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The late William S. Burroughs is a counterculture icon. His originality and vision stand out in the more than two dozen books he wrote, including the landmark novel "Naked Lunch." In 1962, Norman Mailer described Burroughs as the only American writer living today who may be possessed by genius. William Burroughs was born 100 years ago today. And we have this appreciation from Tom Vitale in New York.
TOM VITALE, BYLINE: William Burroughs believed words took on new meaning if you could see them or hear them in a new way.
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UNIDENTIFIED MAN #1: There's an occasional muffled report as blood vessels burst and sinuses explode.
VITALE: In 1959, Burroughs made these cut-up recordings using reel-to-reel tape to record snippets of everything from readings to TV and radio clips, then rewinding, randomly stopping and recording over the original sounds.
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UNIDENTIFIED MAN #2: The total taste is here.
WILLIAM S. BURROUGHS: I am (unintelligible) 22 and stolen horses in the hope that some of you will carry these experiments further.
VITALE: It's the same technique Burroughs used in his masterpiece, the novel "Naked Lunch." He shuffled the sections of the manuscript before submitting it to the publisher. The result was a story that jumps from scene to scene, idea to idea, narrator to narrator, in a random, disjointed manner. As Burroughs told me in 1987, in the apartment he called the bunker on the Bowery, the idea for the cut-ups came from his friend and collaborator, the late avant-garde artist Brion Gysin.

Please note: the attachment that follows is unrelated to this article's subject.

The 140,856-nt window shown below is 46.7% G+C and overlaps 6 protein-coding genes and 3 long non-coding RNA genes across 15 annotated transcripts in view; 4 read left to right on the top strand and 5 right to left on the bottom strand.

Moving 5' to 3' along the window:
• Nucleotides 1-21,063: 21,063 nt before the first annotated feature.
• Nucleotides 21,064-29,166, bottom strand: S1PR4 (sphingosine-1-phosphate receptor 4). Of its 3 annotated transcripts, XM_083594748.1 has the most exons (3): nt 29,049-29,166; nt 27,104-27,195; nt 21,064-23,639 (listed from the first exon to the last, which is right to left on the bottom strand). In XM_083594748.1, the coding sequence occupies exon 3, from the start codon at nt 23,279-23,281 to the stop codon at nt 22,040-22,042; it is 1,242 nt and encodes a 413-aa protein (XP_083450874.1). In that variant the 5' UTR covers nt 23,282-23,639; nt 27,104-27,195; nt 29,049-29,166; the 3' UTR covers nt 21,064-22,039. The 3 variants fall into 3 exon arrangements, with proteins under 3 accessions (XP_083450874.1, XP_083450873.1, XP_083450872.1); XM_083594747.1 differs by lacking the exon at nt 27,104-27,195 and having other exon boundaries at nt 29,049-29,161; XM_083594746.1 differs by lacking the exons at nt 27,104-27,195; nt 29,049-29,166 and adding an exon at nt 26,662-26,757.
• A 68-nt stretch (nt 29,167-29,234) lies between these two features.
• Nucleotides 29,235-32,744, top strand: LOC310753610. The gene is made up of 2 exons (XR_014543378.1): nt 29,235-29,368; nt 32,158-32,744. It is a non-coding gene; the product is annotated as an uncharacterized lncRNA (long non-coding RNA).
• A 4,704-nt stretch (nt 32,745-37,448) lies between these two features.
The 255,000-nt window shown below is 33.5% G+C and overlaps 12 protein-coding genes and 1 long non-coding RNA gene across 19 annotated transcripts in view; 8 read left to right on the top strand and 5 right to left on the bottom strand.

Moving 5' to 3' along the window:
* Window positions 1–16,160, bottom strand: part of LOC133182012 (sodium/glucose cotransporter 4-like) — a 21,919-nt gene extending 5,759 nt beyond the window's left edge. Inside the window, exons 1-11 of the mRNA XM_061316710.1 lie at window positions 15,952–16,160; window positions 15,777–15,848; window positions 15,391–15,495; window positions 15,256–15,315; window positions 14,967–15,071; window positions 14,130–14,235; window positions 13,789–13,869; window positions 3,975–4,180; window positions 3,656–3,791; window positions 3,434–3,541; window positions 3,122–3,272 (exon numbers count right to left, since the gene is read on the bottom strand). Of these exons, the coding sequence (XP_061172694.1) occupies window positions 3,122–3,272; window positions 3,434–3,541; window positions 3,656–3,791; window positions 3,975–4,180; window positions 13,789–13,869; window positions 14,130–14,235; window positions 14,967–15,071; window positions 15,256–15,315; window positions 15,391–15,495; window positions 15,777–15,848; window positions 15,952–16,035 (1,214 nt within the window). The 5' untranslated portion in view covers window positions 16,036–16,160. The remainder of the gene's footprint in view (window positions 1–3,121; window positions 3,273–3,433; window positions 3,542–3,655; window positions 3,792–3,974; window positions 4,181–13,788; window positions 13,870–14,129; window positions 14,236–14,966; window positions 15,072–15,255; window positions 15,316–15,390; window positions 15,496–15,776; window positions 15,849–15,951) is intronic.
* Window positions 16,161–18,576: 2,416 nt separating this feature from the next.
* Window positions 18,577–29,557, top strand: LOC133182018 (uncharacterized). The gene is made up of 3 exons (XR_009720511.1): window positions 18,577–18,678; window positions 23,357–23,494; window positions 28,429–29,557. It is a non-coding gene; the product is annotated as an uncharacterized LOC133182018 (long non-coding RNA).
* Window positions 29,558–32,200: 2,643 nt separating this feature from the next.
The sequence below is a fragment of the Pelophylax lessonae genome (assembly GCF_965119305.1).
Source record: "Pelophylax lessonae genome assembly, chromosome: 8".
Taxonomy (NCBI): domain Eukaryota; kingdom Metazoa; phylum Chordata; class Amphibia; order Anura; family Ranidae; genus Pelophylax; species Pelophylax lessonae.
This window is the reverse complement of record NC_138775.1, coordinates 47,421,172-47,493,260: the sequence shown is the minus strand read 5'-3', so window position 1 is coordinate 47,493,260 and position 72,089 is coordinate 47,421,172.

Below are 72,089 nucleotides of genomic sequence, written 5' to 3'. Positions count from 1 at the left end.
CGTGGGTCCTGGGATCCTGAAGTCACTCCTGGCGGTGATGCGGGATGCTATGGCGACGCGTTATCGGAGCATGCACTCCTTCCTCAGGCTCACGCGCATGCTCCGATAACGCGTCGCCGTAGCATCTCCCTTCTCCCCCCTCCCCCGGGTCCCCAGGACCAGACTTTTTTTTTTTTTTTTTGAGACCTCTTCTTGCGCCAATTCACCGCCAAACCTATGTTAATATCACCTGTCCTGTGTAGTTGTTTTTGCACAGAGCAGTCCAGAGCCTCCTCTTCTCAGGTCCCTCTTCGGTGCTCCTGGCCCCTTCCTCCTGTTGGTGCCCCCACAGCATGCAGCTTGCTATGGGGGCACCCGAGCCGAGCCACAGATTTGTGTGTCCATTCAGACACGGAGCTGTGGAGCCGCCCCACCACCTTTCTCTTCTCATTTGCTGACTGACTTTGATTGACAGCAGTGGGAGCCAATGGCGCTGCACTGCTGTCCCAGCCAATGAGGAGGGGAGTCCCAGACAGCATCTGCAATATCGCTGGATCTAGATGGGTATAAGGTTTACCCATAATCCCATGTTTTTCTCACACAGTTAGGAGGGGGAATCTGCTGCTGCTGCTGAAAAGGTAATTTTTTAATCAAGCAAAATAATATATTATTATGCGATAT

BURROUGHS: He was, of course, the inventor of the cut-up method, which did introduce an element of chance into selection of material for writing. And, of course, then he realized that life is a cut-up. Every time you walk down the street or look out the window, you're consciousness is being cut by these random factors. So it's really closer to the actual facts of perception.
VITALE: Burroughs' perception while writing "Naked Lunch" was affected by heroin and withdrawal from it. In a commercial recording, he extrapolated the terror of that withdrawal into a vivid scene of horrible creatures drinking in a dark cafe.
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BURROUGHS: (Reading) Sucking translucent, colored syrups through alabaster straws. Mugwumps have no liver and nourish themselves exclusively on sweets. Thin, purple-blue lips cover a razor sharp beak of black bone, with which they frequently tear each other to shreds in fights over clients.
VITALE: The vivid language and erotic fantasies in "Naked Lunch" led to an obscenity trial, which the writer and publisher won. The central theme of much of what Burroughs wrote is the attempt of those in power to control those who aren't, says Barry Miles, author of the new 600-page biography "Call Me Burroughs."
BARRY MILES: I think his main role has been to look for control systems and be yourself, try and get beyond them and find out who you really are rather than who other people want you to be or what circumstances have made you. And in that, I think we need to more than ever, quite honestly, because this society becomes more and more a surveillance society and less and less of a democratic society.